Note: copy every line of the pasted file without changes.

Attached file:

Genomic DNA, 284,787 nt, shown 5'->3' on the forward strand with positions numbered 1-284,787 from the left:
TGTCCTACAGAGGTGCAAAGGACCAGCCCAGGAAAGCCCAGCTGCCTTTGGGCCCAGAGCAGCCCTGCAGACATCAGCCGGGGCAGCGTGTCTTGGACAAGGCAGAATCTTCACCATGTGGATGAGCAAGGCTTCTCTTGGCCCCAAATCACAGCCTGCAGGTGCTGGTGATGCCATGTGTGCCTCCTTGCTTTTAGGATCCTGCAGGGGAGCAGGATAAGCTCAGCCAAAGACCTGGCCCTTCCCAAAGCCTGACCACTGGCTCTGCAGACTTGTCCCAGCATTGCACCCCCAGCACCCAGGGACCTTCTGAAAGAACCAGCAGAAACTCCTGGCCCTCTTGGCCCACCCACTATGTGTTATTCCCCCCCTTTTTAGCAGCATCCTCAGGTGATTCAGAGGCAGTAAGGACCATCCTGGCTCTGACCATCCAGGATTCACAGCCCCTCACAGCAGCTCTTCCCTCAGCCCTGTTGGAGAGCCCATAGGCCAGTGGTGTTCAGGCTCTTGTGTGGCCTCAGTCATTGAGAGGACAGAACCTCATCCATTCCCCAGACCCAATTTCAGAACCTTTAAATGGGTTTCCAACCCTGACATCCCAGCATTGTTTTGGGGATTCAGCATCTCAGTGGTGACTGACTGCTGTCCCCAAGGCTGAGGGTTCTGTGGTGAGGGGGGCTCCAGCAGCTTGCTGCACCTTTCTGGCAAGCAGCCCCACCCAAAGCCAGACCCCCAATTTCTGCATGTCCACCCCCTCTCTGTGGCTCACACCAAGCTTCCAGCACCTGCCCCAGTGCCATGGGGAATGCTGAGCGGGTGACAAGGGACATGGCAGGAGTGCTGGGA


Genomic DNA, 284,787 nt, shown 5'->3' on the forward strand with positions numbered 1-284,787 from the left:
TGTCCTACAGAGGTGCAAAGGACCAGCCCAGGAAAGCCCAGCTGCCTTTGGGCCCAGAGCAGCCCTGCAGACATCAGCCGGGGCAGCGTGTCTTGGACAAGGCAGAATCTTCACCATGTGGATGAGCAAGGCTTCTCTTGGCCCCAAATCACAGCCTGCAGGTGCTGGTGATGCCATGTGTGCCTCCTTGCTTTTAGGATCCTGCAGGGGAGCAGGATAAGCTCAGCCAAAGACCTGGCCCTTCCCAAAGCCTGACCACTGGCTCTGCAGACTTGTCCCAGCATTGCACCCCCAGCACCCAGGGACCTTCTGAAAGAACCAGCAGAAACTCCTGGCCCTCTTGGCCCACCCACTATGTGTTATTCCCCCCCTTTTTAGCAGCATCCTCAGGTGATTCAGAGGCAGTAAGGACCATCCTGGCTCTGACCATCCAGGATTCACAGCCCCTCACAGCAGCTCTTCCCTCAGCCCTGTTGGAGAGCCCATAGGCCAGTGGTGTTCAGGCTCTTGTGTGGCCTCAGTCATTGAGAGGACAGAACCTCATCCATTCCCCAGACCCAATTTCAGAACCTTTAAATGGGTTTCCAACCCTGACATCCCAGCATTGTTTTGGGGATTCAGCATCTCAGTGGTGACTGACTGCTGTCCCCAAGGCTGAGGGTTCTGTGGTGAGGGGGGCTCCAGCAGCTTGCTGCACCTTTCTGGCAAGCAGCCCCACCCAAAGCCAGACCCCCAATTTCTGCATGTCCACCCCCTCTCTGTGGCTCACACCAAGCTTCCAGCACCTGCCCCAGTGCCATGGGGAATGCTGAGCGGGTGACAAGGGACATGGCAGGAGTGCTGGGA